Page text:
Jules picking beans
Q & A with Jules Dervaes

What motivated your interest in your particular field?

After I got married I began to consider how I could best provide for my family. I wanted to make sure that my children would be healthy and strong and that they would be able to live long and happy lives. I believed the only way I could achieve this was to learn how to grow my own food.

When, in your life, did it begin?

When I was 25, I began questioning where our food comes from and I became interested in growing food as a way of life. Mother Earth News magazine gave me inspiration and the hope for a new beginning led me to immigrate in 1973 to New Zealand, where, in an abandoned gold town on the South Island, I began my journey.

What was the moment in which you began to take real action toward making your dream come true?

The “moment” of real action would be one consisting of three parts: 1) In 1973, I immigrated to New Zealand, where I embarked on the path towards self- sufficiency and living off the land.2) In 1990, as a result of a period of severe drought in Southern California, I did away with my moisture-challenged lawn in Pasadena, replacing it with wildflowers, drought-tolerate plants and, eventually, with edible landscaping.3) In 2000. Even though for many years I had been gardening, I hardly relied on these plantings for our “daily bread.” Now, however, I took the radical action of becoming an urban pioneer. In the midst of the urban wilderness of Los Angeles County, I began to turn my city lot into a homestead, fanatically planting every available space to the four corners of our small world. Eventually our property would become a wildlife sanctuary, a home to citified barnyard animals, and a petite paradise where over 400 species of flora have been grown.

What was the moment that you believed that you could be successful?

The defining moment came after New Years Day of 2004 when we tallied up the final figures on our 2003 harvest chart. On that day we tasted the victory of having grown 6,097 pounds of fruits and vegetables in one year from the tiniest of acreage, from a “field” which was only one-tenth of an acre in size.

What was the biggest setback you had to overcome?

In the field of gardening for food, every year is different; and I face each year one or more setbacks of one sort or another. Most setbacks have been of the minor variety, until this year when we experienced such unusual weather here that we had crop failures in heirloom tomatoes and cucumbers (our big cash crops). We are in the midst of our worst year ever, having seen climate change first hand in our own backyard. So, this will be the biggest gardening setback that I will have yet to overcome. “We shall see…”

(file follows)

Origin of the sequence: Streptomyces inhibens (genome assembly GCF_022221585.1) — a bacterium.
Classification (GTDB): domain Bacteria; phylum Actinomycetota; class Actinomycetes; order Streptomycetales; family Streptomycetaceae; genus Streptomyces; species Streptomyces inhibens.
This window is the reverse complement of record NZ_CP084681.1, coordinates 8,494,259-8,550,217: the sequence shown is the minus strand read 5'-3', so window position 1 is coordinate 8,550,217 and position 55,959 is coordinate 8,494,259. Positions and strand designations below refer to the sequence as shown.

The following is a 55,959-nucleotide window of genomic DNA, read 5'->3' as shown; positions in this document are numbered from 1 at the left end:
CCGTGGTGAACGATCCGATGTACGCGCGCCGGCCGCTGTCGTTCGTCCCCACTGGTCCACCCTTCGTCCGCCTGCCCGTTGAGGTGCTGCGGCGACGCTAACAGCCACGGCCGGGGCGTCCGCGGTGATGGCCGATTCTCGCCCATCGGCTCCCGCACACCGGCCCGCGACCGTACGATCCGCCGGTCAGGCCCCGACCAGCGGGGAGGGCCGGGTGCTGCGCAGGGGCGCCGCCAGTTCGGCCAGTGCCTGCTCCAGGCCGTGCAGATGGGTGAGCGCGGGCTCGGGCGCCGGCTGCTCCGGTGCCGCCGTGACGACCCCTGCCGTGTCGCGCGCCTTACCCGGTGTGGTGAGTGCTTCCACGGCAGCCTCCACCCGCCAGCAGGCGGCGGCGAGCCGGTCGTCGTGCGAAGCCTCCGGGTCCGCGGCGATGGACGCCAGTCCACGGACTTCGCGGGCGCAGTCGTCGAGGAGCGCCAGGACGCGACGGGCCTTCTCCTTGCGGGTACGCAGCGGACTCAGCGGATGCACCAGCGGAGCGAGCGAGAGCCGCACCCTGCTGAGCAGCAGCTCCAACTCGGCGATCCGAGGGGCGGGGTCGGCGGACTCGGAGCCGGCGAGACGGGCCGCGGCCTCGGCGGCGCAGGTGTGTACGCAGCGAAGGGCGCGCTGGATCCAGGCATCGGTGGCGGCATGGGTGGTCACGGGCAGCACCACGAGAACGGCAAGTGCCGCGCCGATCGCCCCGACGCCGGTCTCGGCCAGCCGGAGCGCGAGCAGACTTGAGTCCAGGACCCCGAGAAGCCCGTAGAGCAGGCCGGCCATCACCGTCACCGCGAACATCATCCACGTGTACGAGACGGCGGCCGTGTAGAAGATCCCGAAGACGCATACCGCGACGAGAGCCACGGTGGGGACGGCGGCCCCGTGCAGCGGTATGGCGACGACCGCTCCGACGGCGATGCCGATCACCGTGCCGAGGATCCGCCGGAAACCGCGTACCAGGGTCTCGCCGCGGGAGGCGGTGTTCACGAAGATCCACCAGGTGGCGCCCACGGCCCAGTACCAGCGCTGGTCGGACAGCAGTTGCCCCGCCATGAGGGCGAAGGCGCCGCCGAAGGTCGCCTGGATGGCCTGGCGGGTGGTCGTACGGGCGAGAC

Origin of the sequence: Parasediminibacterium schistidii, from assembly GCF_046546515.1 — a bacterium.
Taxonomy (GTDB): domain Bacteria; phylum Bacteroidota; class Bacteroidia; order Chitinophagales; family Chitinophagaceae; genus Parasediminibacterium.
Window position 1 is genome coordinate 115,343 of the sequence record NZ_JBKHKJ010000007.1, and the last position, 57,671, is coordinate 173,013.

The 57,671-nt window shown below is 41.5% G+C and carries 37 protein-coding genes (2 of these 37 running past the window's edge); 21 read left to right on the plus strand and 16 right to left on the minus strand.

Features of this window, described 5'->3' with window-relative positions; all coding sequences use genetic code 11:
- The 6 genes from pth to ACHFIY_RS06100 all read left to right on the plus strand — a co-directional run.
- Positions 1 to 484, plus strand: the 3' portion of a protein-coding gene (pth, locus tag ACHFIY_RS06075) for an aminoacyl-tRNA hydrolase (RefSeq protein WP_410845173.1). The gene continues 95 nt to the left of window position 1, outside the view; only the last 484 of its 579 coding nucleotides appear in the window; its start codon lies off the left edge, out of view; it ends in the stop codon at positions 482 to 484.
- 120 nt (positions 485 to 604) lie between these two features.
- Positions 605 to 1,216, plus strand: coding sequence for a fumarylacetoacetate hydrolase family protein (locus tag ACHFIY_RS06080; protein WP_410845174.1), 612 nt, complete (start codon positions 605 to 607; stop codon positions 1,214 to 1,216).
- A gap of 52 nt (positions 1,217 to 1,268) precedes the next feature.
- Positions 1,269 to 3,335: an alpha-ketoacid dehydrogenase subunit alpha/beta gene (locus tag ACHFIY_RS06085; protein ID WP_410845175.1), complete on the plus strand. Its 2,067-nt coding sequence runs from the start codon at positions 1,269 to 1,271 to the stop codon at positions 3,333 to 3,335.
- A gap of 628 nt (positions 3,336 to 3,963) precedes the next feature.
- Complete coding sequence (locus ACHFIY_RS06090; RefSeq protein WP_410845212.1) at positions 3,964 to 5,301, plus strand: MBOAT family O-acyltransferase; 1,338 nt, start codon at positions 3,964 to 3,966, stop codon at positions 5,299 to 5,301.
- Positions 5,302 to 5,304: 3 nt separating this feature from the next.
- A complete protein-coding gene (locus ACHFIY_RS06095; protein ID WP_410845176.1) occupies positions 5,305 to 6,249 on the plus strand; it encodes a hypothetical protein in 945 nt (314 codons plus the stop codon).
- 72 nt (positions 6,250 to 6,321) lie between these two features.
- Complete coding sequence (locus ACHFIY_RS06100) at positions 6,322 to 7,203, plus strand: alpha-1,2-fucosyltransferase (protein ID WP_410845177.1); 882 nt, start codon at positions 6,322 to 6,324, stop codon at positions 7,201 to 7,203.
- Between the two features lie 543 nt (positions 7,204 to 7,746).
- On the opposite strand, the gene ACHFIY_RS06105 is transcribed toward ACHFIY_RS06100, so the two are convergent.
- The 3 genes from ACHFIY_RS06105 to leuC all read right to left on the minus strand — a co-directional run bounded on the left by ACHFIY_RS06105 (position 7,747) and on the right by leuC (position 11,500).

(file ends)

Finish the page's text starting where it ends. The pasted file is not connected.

What did you learn about your strengths and weaknesses?

Undertaking a cause greater than yourself reveals what you are made of. I have found both surprising strengths and weaknesses; and I have learned that, in order to succeed, you have to strive both to work to your particular strength and to shore up your vulnerability. You go boldly forward while you always watch your back.

What is your biggest suggestion or piece of advice for those who attempt a similar endeavor?

You must be prepared to sacrifice to achieve results and, also, to stay the course over the long haul. No dream of any worth can be realized cheaply. The fulfillment of a dream comes only at a cost; so, at every stage of its development, you must be willing to step up and pay the price—whatever it is

How do you define success?

I measure short term success by how much I have improved at what I am doing to make my world a better place. However, I see long term success as being measured by what others have accomplished because of what I have done.

When the specific dream or goal was realized.

Mine is an ongoing journey and I am always adding to my goals and expanding my dreams. Because I am gardening to grow food for my family, I can never rest on last year’s harvest. Every year I face the challenge of a good harvest all over again. On looking back I mark the two years of 2003 and 2004 as having been the times when I realized my specific goal of harvesting three tons of food on my “city lot of dreams.”

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  1. Wildside says:

    Love the very personal Q & A! Will you do this for each member of your household? I might have more questions, but won’t ask, because they are just plain nosy, rather than to the greater good, and you deserve some privacy…

    “I have found both surprising strengths and weaknesses”

    In my previous experimenting with a homegrown, home-based biz, me too… More the surprise is how surprised I was at discovering what things were my strengths and weaknesses… Different than I had thought. And how hypocritical I can be in my choices. For example, I am nowhere near self-sufficient and don’t really aspire to be (though I do aspire to be more so at the same time — how confusing is that?!?).

    “However, I see long term success as being measured by what others have accomplished because of what I have done.”

    Amen to that. You inspire many! And challenge us to rethink some things.

  2. gerry medland says:

    Way to go folks!
    An inspiring piece of close to the heart writing,made me realise more than a few pointers in my own journey,weather conditions have played havoc on this side of the pond also.What have I learned from the Q&A with Jules?,That each year brings its own challenges,that I need to plan more and work through planting to harvesting better in order to inspire not only others but myself also on a daily basis!Continuing evaluation of my personal journey helped by The outstanding back up of PTF’s example is my Manna,I have learned to think more creatively and think more locally/globally within my choices.
    More please PTF(If and when you get time,that is)